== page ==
Networking and Storage Performance

Networking and storage are two major aspects which influence our experience with any computing system. This section presents results from our evaluation of these aspects in the Intel NUC6i7KYK (Skull Canyon). On the storage side, one option would be repetition of our strenuous SSD review tests on the drive(s) in the PC. Fortunately, to avoid that overkill, PCMark 8 has a storage bench where certain common workloads such as loading games and document processing are replayed on the target drive. Results are presented in two forms, one being a benchmark number and the other, a bandwidth figure. We ran the PCMark 8 storage bench on selected PCs and the results are presented below.

Futuremark PCMark 8 Storage Bench - Score

Futuremark PCMark 8 Storage Bench - Bandwidth

The storage score (primary result) shows that there is not much to gain by going from the SM951 in the NUC6i5SYK to the 950 PRO in the NUC6i7KYK. It shows that workloads are more user-input and CPU-bound, rather than storage-bound. On the other hand, the storage bandwidth number (secondary result) shows a significant jump. Readers can refer to our explanation of how these numbers are calculated by PCMark 8. The secondary result is the total amount of data transferred (both reads and writes) divided by the storage I/O busy time (i.e, time duration during which the number of pending I/O operations was at least 1). The secondary result is a very important metric when idle time compression is involved, but it doesn't matter as much as the primary result when it comes to application responsiveness (as the workload might be CPU-bound, rather than storage-bound). In any case, the above result shows that a powerful CPU can drive up the secondary result very high.

On the networking side, we restricted ourselves to the evaluation of the WLAN component. Our standard test router is the Netgear R7000 Nighthawk configured with both 2.4 GHz and 5 GHz networks. The router is placed approximately 20 ft. away, separated by a drywall (as in a typical US building). A wired client (Zotac ID89-Plus) is connected to the R7000 and serves as one endpoint for iperf evaluation. The PC under test is made to connect to either the 5 GHz (preferred) or 2.4 GHz SSID and iperf tests are conducted for both TCP and UDP transfers. It is ensured that the PC under test is the only wireless client for the Netgear R7000. We evaluate total throughput for up to 32 simultaneous TCP connections using iperf and present the highest number in the graph below.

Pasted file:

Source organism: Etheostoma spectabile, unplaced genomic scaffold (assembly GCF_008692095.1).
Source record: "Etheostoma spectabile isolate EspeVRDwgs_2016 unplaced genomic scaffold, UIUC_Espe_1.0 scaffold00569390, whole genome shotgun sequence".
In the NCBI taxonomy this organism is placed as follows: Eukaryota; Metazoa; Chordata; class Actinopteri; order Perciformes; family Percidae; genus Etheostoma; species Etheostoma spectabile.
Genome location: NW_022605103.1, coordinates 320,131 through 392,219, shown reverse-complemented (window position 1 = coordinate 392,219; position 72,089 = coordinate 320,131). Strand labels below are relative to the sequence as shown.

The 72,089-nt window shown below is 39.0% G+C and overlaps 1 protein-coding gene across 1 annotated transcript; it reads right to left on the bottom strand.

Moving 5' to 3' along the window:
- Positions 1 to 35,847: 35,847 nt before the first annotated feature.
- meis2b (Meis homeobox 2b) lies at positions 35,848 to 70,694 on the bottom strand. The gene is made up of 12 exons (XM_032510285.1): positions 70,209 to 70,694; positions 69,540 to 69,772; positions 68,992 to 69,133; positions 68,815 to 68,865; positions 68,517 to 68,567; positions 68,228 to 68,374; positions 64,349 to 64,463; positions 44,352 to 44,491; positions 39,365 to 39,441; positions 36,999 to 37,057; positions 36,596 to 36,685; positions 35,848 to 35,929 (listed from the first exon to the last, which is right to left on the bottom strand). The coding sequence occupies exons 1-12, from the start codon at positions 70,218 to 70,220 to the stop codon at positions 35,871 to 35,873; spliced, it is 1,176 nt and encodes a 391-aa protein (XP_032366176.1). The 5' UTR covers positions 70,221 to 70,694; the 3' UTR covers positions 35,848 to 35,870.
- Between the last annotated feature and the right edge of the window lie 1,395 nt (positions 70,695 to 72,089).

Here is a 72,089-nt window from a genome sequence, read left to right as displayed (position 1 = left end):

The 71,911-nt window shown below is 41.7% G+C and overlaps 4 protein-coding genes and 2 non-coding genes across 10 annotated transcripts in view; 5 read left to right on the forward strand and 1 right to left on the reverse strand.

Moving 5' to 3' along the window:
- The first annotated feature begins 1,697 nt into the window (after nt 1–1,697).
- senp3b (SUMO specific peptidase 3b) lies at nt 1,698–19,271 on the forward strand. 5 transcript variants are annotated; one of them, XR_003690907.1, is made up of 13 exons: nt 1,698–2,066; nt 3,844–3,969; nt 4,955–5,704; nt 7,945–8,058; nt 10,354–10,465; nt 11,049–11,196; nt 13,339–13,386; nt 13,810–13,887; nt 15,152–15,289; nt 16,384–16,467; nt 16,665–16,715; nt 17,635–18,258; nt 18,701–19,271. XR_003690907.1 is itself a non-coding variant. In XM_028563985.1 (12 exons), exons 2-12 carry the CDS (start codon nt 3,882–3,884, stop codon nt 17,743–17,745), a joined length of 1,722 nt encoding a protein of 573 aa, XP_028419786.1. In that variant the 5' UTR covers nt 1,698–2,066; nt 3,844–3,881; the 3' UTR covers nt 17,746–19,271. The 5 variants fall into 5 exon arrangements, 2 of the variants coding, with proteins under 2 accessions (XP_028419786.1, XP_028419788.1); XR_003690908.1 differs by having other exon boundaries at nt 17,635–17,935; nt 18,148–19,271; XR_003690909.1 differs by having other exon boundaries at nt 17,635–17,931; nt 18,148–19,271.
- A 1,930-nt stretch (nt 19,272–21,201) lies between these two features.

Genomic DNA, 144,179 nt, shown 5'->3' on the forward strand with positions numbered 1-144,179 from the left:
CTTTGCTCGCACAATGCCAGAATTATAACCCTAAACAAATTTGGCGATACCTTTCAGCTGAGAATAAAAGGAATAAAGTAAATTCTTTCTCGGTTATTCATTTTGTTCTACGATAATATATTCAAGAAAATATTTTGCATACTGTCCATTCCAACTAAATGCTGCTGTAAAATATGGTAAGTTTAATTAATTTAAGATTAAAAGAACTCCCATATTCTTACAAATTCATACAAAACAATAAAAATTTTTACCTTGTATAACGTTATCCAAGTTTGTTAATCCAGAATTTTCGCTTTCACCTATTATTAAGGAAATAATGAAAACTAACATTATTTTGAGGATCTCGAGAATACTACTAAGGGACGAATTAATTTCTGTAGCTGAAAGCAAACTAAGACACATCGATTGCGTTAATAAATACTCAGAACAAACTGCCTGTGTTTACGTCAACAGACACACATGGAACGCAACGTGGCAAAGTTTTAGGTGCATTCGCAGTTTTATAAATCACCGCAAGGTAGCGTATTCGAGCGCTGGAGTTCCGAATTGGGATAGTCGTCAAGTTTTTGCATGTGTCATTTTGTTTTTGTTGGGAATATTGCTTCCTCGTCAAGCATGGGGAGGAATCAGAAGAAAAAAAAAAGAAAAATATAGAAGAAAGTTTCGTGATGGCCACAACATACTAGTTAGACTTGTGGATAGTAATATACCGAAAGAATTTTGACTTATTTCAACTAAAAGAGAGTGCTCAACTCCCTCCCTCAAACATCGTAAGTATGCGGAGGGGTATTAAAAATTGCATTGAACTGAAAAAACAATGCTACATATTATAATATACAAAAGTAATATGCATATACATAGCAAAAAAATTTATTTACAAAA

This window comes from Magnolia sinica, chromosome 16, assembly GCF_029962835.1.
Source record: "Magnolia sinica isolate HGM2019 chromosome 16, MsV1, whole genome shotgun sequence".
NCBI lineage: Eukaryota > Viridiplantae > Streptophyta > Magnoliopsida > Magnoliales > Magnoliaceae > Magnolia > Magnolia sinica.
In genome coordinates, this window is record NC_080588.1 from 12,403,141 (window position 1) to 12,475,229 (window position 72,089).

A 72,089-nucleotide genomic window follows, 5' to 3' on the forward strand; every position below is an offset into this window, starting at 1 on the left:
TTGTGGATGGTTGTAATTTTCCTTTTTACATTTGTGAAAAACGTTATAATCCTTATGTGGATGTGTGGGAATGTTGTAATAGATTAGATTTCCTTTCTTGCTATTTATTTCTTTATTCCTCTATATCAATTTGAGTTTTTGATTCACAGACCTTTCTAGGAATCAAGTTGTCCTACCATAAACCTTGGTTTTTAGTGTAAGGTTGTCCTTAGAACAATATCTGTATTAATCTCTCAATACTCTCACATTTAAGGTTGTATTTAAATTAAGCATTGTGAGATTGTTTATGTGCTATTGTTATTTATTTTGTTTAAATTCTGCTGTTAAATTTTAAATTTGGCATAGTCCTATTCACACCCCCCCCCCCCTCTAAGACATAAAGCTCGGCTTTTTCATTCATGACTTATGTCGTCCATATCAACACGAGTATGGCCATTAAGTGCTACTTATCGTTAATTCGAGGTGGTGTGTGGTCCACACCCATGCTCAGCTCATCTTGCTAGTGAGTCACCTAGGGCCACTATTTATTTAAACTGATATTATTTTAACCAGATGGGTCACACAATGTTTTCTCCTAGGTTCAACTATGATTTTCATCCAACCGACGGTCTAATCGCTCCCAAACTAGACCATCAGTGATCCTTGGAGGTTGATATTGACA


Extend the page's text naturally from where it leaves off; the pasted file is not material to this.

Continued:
Wi-Fi TCP Throughput

In the UDP case, we try to transfer data at the highest rate possible for which we get less than 1% packet loss.

Wi-Fi UDP Throughput (< 1% Packet Loss)

The antenna placement and the system design ensure that the Intel 802.11ac AC8260 WLAN subsystem performs exceptionally well in our Wi-Fi testing and comes out at the top of the charts in both TCP and UDP tests.

Gaming Benchmarks HTPC Credentials


View All Comments

  • jann5s - Wednesday, May 25, 2016 - link

    very fun read indeed, thx for the link Reply
  • kgardas - Wednesday, May 25, 2016 - link

    Demo a system on lot of virtualized machines. ECC is a must have for server workloads and although a chance that the demo will fail due to flip-bit is low, still man would rather not risk that at customer premises right? Reply
  • hubick - Monday, May 23, 2016 - link

    It would be really cool to see them make a Xeon-D based NUC oriented for home NAS/router/micro-server use, with dual M.2 for onboard RAID 0/1, Thunderbolt for external storage, a minimal GPU, ECC RAM, and dual 10GBase-T support! Reply
  • TeXWiller - Monday, May 23, 2016 - link

    That could cost an ARM, though. ;) Reply
  • BurntMyBacon - Tuesday, May 24, 2016 - link

    I'd give up an "ARM" for that. ;') Reply
  • lper - Monday, May 23, 2016 - link

    100% agree. If you known how high tech DRAM is and how easy it goes wrong (just google for rowhammer...). I spend already a hughe amount of time to figure out RAM issues which have ECC (as otherwise you would not notice) in embedded systems, that I do not trust RAM without ECC anymore.
    Still waiting on the first xeon laptop without quadro (which just drains power and produces heat...) but with ECC. I use my computer for work, not for playing games. So if it can drive the display size used, then it is ok... I do not want any laptop with an extra GPU, but I want the ECC.
  • Ratman6161 - Tuesday, May 24, 2016 - link

    "I use my computer for work, not for playing games."

    Which is to say that this hardware is not being marketed at you in the first place.
  • JKflipflop98 - Wednesday, May 25, 2016 - link

    Exactly what part of this device tells you "this is for doing serious business"? Was it the big skull on the front panel? Reply
  • jihe - Wednesday, May 25, 2016 - link

    This can be better with free beer support. I just can not use any machine without beer for work. Reply
  • Ethos Evoss - Thursday, May 26, 2016 - link

    I can PISS on this for that taking piss price !!! Reply

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